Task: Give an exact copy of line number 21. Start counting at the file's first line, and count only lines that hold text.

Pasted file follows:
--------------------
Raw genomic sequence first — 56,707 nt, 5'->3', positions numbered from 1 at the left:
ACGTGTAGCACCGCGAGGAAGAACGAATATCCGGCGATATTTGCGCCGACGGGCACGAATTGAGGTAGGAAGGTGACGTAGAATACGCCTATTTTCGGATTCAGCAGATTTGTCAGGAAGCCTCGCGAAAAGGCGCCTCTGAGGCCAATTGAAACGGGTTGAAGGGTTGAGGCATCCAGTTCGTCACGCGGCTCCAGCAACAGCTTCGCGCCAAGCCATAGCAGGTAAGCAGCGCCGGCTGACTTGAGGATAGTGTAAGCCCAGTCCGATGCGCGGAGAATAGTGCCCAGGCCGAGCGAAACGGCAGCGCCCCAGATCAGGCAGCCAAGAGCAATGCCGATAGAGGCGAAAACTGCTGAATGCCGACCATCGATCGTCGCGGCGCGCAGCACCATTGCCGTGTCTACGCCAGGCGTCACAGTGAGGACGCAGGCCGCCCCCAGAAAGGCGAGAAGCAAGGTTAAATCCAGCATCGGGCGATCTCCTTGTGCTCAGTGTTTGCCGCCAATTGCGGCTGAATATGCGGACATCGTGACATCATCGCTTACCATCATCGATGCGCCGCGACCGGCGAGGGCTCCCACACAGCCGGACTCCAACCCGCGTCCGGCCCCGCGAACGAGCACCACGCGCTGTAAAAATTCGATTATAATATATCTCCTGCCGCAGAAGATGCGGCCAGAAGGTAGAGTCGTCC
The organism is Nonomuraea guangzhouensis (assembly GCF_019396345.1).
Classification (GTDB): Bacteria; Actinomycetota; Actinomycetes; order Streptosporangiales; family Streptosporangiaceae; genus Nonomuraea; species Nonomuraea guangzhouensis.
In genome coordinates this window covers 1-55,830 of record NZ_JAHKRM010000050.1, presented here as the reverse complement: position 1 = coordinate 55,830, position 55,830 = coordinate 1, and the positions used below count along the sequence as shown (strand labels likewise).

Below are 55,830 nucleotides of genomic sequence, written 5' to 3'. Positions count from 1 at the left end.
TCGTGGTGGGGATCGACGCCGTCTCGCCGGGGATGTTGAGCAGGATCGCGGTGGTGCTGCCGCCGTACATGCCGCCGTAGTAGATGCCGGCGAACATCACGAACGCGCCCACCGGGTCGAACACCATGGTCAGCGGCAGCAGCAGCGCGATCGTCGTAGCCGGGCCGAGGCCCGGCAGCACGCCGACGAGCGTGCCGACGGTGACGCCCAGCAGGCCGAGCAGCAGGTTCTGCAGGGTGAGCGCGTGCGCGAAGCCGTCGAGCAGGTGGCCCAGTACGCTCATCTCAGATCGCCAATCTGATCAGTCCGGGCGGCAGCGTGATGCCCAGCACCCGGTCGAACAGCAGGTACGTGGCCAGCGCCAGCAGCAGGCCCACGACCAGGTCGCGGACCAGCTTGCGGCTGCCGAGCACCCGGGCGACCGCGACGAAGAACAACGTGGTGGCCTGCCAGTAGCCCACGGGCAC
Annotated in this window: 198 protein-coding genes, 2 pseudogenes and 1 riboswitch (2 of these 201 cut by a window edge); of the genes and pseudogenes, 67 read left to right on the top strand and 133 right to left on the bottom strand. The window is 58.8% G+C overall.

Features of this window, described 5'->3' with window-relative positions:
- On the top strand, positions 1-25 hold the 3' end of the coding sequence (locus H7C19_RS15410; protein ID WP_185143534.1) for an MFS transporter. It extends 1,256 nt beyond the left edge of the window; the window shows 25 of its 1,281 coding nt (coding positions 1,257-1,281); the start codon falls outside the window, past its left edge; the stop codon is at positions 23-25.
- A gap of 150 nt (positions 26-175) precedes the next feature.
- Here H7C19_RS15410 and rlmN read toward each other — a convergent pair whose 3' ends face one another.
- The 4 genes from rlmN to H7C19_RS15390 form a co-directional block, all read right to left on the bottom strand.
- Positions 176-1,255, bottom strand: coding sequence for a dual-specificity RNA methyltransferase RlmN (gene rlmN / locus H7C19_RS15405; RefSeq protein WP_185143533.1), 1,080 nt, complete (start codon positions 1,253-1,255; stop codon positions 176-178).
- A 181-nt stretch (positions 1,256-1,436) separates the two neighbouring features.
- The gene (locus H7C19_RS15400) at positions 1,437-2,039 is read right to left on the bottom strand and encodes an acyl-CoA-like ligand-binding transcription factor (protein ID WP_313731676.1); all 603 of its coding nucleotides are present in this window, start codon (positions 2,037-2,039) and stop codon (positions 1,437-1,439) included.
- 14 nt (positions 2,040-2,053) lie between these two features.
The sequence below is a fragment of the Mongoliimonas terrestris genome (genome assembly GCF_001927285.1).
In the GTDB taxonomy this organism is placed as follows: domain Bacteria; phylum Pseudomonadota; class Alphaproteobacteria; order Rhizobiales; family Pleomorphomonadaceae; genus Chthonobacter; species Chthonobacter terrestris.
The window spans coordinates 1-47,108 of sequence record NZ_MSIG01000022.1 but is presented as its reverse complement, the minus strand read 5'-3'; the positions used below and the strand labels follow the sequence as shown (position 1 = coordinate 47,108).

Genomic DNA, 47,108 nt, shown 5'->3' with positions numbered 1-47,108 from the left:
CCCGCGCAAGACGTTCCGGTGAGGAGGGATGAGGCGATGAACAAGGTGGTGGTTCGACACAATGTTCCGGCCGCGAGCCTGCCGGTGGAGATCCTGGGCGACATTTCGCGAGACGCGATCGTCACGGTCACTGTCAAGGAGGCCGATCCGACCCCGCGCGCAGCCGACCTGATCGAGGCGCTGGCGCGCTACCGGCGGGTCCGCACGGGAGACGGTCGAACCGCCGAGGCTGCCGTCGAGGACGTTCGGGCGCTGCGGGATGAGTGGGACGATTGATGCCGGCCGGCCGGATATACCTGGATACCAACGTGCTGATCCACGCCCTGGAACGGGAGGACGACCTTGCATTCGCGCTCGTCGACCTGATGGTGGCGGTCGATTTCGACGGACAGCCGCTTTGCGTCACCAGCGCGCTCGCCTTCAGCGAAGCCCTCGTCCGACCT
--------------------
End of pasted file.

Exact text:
Genomic DNA, 47,108 nt, shown 5'->3' with positions numbered 1-47,108 from the left: